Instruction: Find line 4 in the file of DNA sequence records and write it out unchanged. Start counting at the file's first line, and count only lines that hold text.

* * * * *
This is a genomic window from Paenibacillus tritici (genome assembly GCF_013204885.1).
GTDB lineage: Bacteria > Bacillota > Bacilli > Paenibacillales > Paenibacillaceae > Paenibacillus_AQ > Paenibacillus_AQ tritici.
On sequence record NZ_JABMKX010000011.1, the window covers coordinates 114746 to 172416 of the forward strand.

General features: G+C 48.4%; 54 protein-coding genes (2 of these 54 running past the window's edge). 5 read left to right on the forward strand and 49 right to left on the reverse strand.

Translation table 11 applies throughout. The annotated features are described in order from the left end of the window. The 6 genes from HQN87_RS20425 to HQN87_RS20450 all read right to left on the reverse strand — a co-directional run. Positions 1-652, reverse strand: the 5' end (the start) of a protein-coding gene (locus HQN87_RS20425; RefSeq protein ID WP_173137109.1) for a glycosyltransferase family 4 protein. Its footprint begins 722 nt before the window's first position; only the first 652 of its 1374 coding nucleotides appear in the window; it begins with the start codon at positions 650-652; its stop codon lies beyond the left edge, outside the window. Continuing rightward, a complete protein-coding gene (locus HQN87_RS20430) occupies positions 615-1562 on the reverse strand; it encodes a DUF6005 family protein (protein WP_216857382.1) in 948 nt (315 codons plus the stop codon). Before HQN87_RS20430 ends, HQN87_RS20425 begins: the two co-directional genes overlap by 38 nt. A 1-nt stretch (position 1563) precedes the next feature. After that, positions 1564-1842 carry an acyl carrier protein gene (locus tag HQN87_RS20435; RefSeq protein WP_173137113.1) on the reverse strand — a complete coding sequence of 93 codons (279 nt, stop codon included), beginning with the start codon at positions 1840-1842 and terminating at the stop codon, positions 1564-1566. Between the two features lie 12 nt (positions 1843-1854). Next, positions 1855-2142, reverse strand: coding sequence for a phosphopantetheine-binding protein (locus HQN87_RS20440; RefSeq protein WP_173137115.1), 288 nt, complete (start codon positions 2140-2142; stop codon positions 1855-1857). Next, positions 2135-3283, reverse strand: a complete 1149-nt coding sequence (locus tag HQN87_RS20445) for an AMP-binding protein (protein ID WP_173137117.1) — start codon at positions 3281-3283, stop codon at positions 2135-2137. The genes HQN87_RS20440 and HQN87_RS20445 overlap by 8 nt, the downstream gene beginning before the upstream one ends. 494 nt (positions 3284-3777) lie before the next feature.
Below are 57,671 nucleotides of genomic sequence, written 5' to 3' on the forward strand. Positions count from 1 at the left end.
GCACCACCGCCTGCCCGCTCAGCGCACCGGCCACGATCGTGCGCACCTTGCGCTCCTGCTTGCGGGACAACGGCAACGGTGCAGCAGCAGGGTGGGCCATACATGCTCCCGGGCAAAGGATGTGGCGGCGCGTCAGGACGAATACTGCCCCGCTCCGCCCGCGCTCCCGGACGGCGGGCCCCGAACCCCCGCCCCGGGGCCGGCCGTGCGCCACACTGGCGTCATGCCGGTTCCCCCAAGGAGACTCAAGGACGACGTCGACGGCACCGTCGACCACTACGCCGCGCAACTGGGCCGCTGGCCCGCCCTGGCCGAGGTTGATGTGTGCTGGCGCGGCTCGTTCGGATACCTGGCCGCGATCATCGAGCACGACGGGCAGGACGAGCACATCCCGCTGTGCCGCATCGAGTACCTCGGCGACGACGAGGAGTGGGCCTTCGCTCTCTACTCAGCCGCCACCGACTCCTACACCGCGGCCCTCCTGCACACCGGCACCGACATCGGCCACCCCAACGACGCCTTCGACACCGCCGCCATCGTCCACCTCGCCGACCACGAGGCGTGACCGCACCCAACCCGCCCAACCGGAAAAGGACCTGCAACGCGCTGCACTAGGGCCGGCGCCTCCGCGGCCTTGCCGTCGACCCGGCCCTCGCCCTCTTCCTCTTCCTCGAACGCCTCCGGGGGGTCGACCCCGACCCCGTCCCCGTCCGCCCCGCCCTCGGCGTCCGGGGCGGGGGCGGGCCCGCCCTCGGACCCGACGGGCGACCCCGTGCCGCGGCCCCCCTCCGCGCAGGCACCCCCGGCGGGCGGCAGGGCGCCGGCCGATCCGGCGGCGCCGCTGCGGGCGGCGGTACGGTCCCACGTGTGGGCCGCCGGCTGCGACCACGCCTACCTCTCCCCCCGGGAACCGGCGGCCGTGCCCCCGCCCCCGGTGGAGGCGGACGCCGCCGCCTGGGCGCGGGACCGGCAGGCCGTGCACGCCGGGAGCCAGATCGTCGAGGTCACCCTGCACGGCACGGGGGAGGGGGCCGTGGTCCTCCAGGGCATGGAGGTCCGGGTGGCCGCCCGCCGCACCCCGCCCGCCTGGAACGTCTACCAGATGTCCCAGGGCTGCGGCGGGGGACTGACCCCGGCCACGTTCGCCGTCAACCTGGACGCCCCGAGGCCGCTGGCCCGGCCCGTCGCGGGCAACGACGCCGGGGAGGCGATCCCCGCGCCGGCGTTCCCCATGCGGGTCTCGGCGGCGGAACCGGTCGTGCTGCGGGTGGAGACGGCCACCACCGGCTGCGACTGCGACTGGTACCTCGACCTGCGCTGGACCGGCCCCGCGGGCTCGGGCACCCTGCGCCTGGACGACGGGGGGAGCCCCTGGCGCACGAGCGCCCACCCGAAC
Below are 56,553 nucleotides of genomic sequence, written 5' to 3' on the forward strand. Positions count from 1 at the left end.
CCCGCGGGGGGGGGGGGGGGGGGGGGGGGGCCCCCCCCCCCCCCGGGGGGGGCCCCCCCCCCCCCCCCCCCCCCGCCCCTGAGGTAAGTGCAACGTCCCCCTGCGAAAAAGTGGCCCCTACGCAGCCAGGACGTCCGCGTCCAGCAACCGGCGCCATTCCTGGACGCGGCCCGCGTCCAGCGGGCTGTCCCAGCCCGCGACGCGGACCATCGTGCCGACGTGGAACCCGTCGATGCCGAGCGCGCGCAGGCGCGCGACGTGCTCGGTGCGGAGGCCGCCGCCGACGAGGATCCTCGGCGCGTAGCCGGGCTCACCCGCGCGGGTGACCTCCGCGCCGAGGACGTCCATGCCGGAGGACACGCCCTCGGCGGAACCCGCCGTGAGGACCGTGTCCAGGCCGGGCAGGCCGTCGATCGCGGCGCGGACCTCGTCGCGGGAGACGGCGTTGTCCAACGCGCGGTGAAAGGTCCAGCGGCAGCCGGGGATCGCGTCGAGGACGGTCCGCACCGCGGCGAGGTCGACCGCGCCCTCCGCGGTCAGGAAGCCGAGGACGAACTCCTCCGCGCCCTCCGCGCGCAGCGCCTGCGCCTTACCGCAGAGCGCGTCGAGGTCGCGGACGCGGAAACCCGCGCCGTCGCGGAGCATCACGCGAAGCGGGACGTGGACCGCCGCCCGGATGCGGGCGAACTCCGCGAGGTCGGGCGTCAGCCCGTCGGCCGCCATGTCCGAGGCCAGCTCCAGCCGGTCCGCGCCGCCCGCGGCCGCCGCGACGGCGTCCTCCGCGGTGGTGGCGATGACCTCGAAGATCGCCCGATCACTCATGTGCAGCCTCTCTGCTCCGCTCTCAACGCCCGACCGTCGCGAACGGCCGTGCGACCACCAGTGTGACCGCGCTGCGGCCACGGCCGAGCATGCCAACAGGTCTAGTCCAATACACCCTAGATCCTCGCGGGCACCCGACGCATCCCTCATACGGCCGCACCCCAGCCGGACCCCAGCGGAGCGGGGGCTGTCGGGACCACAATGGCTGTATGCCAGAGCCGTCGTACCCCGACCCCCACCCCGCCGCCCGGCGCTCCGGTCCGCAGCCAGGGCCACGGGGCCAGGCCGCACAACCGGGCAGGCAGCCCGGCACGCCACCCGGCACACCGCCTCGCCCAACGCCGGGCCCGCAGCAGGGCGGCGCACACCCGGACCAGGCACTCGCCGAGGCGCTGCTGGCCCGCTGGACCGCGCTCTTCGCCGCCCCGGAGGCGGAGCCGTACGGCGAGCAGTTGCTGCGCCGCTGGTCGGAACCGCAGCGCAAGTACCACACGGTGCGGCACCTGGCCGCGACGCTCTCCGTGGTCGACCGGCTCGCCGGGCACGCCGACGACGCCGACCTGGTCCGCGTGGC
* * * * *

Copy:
General features: G+C 48.4%; 54 protein-coding genes (2 of these 54 running past the window's edge). 5 read left to right on the forward strand and 49 right to left on the reverse strand.